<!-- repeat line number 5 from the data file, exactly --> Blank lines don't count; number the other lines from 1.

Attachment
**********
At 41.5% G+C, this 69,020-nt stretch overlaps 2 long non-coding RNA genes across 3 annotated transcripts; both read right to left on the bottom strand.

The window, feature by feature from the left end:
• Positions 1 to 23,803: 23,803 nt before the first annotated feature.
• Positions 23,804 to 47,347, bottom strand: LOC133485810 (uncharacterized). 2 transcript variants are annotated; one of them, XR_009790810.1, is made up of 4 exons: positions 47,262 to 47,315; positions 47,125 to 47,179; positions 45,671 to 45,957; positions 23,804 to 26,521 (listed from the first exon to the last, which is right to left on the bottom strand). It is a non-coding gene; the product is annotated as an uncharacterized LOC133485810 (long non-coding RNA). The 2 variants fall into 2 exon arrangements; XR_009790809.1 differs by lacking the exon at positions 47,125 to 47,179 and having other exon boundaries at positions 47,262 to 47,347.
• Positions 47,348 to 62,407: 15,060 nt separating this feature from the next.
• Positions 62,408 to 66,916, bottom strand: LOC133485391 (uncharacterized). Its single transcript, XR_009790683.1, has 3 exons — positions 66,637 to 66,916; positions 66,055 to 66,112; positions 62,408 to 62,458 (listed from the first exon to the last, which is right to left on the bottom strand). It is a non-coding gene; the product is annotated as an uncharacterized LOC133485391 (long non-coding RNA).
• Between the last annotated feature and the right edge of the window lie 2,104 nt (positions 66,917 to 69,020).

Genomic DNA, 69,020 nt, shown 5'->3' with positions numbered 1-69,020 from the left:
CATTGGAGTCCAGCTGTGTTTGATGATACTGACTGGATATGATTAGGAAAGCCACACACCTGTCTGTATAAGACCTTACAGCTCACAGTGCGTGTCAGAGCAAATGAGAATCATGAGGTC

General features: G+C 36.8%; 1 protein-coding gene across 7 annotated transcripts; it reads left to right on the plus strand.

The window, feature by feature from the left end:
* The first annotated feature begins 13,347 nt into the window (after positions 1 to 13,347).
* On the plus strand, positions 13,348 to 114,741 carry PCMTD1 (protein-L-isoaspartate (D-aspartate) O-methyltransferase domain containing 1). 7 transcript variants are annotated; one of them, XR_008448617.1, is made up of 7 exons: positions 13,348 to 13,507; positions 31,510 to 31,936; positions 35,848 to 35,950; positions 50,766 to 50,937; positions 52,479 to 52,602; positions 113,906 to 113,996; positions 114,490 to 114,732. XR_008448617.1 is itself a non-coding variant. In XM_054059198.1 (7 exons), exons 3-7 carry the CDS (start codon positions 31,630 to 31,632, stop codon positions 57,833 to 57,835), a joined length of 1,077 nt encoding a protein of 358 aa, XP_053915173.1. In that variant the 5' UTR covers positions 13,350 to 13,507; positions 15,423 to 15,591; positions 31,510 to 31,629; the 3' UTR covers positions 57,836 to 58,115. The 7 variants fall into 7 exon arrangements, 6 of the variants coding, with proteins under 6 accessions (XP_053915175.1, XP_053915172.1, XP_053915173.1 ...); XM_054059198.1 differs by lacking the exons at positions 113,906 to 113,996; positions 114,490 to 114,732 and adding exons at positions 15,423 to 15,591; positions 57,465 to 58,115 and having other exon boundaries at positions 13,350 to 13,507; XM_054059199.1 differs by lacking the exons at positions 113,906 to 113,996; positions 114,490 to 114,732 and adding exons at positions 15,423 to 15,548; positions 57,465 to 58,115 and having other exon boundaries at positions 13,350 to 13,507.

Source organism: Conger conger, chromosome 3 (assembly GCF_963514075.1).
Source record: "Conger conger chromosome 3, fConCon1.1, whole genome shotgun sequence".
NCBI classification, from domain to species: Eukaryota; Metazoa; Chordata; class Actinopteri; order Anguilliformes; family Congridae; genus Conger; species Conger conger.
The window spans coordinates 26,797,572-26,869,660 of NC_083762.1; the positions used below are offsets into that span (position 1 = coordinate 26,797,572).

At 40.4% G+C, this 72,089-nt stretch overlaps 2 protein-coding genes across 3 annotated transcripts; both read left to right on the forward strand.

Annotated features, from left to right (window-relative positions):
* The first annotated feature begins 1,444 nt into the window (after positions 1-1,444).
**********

• Positions 47,348 to 62,407: 15,060 nt separating this feature from the next.